** For newly diagnosed AML, Venclexta received accelerated approval from the FDA.

Drug forms and administration

Zydelig and Venclexta both come as tablets that are taken by mouth. But Zydelig is taken twice a day, while Venclexta is taken only once a day.

Side effects and risks

Zydelig and Venclexta have some similar side effects and some that differ. Below are examples of these side effects.

Mild side effects

These lists contain up to 10 of the most common mild side effects that can occur with each drug, or with both Zydelig and Venclexta (when taken individually).

  • Can occur with Zydelig:
    • chills
    • reduced appetite
  • Can occur with Venclexta:
    • swelling in your legs, feet, arms, or hands
    • pain in your muscles, joints, or bones
  • Can occur with both Zydelig and Venclexta:
    • diarrhea
    • nausea and vomiting
    • fatigue (lack of energy)
    • cough
    • abdominal (belly) pain
    • rash
    • fever

Serious side effects

These lists contain examples of serious side effects that can occur with Zydelig, with Venclexta, or with both drugs (when taken individually).

  • Can occur with Zydelig:
    • severe skin reactions
    • allergic reaction
    • severe diarrhea and colitis (bowel inflammation)*
    • intestinal perforation (tear in the wall of your intestine)*
  • Can occur with Venclexta:
    • tumor lysis syndrome (TLS), which is a condition that’s caused by the death of cancer cells in your body
  • Can occur with both Zydelig and Venclexta:
    • severe birth defects, if a pregnant woman is exposed to the drug
    • neutropenia (low level of certain white blood cells)
      • serious infections, such as pneumonia or sepsis (infection in your bloodstream)*

* Zydelig has boxed warnings for these side effects. A boxed warning is the most serious warning from the FDA. Boxed warnings alert doctors and patients about drug effects that may be dangerous. For more information, see the section “Zydelig side effects” above.

Effectiveness

Zydelig and Venclexta have different approved uses, but they’re both used to treat CLL and SLL in adults.

These drugs haven’t been directly compared in clinical studies. But separate studies have found both Zydelig and Venclexta to be effective in treating CLL and SLL.

Costs

Zydelig and Venclexta are both brand-name drugs. There are currently no generic forms of either drug. Brand-name medications usually cost more than generics.

You can view cost estimates for either drug on WellRx.com. But the actual price you’ll pay for either Zydelig or Venclexta depends on your prescribed dosage and your insurance coverage.

You may wonder how Zydelig compares with other medications that are prescribed for similar uses. Here we look at how Zydelig and Copiktra are alike and different.

Ingredients

Zydelig contains the drug idelalisib, while Copiktra contains the drug duvelisib. These medications are both targeted treatments for cancer. They work in a very similar way in your body, targeting one specific trait of cancer cells.

Uses

Zydelig is approved to treat certain types of cancer that affect white blood cells called B cells. Zydelig is used when these cancers have relapsed (either come back or worsened after improving with past treatment).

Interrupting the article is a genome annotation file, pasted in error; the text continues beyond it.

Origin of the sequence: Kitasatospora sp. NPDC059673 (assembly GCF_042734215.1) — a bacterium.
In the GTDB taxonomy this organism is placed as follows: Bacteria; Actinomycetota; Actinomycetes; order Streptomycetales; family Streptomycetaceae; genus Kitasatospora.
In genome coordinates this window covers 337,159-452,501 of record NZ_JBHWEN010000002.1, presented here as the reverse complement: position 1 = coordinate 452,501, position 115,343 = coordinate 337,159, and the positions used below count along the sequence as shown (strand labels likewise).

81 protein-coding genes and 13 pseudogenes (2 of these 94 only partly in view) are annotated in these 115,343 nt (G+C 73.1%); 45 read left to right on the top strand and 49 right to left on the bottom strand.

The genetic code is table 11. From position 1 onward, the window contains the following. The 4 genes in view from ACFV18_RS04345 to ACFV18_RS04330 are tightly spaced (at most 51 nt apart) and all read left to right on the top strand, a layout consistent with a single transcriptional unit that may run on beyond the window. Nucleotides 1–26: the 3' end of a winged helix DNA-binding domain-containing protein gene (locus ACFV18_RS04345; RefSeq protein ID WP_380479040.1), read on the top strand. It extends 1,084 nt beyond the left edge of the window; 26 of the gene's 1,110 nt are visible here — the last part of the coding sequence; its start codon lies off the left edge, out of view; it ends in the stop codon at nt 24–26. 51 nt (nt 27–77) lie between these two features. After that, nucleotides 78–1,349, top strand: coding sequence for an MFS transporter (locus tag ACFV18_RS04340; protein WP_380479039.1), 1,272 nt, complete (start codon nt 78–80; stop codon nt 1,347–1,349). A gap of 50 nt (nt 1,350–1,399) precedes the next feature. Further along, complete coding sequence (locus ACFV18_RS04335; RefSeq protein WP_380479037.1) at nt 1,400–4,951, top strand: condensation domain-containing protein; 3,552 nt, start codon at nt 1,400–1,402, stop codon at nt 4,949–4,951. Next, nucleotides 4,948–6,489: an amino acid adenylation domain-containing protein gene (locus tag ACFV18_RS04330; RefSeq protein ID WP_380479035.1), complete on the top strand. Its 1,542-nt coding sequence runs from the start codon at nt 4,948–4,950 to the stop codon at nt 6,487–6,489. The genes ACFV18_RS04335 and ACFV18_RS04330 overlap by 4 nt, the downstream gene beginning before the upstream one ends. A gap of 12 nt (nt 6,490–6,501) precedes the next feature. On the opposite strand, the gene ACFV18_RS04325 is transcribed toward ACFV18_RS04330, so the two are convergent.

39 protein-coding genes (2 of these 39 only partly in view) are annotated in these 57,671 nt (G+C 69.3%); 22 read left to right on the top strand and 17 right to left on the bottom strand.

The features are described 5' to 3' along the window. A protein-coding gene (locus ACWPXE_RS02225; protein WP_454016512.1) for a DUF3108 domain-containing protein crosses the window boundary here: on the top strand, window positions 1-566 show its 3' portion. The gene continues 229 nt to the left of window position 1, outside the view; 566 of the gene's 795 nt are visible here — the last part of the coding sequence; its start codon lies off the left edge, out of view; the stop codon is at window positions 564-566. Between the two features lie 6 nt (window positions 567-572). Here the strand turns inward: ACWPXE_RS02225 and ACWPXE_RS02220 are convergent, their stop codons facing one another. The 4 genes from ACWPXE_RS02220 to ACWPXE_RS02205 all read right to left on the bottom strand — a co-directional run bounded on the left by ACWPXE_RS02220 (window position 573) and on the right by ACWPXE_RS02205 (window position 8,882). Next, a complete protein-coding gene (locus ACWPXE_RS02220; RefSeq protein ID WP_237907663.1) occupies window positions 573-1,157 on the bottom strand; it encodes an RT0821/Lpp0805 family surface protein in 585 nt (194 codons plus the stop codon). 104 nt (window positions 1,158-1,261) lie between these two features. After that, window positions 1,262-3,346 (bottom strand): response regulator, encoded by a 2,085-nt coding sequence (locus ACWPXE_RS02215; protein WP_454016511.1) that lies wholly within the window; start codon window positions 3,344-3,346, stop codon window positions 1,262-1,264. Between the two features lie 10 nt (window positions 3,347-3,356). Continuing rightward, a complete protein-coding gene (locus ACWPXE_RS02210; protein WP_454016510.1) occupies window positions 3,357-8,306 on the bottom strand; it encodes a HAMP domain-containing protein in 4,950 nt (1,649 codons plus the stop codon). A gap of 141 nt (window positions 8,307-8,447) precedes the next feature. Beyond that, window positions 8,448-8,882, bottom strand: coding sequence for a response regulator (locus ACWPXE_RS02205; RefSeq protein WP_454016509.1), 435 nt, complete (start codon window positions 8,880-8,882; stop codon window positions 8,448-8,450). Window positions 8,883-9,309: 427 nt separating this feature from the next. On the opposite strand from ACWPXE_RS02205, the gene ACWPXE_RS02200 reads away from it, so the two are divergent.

Specifically, Zydelig is approved for use in adults with the following conditions:

  • Chronic lymphocytic leukemia (CLL). For CLL, Zydelig is given in combination with a drug called rituximab (Rituxan). It’s prescribed for people whose other health conditions make them able to receive rituximab alone.
  • Follicular B-cell non-Hodgkin lymphoma (NHL).* For this type of NHL, Zydelig is given to adults who’ve used at least two other treatments in the past for their condition.
  • Small lymphocytic lymphoma (SLL).* For SLL, Zydelig is given to adults who’ve used at least two other treatments in the past for their condition.

Copiktra is also approved to treat CLL, SLL, and follicular lymphoma.** Specifically, it’s used for these conditions in adults who’ve used at least two other treatments in the past. And Copiktra is only approved for forms of these conditions that have either relapsed or didn’t responded to other treatment.

* For these uses, Zydelig received accelerated approval from the FDA. Accelerated approval is based on information from early clinical trials. The FDA’s decision for full approval will be made after additional clinical trials are completed.

** For follicular lymphoma, Copiktra received accelerated approval from the FDA.

Drug forms and administration

Zydelig comes as tablets that are taken by mouth. Copiktra, on the other hand, comes as capsules that are taken by mouth. Both drugs are taken twice each day.

Side effects and risks

Zydelig and Copiktra can cause very similar side effects. Below are examples of these side effects.

Mild side effects

These lists contain up to 10 of the most common mild side effects that can occur with each drug, or with both Zydelig and Copiktra (when taken individually).

  • Can occur with Zydelig:
    • chills
  • Can occur with Copiktra:
    • pain in your muscles, joints, or bones
  • Can occur with both Zydelig and Copiktra:
    • rash
    • fever
    • diarrhea
    • nausea and vomiting
    • fatigue (lack of energy)
    • cough
    • reduced appetite
    • abdominal (belly) pain

Serious side effects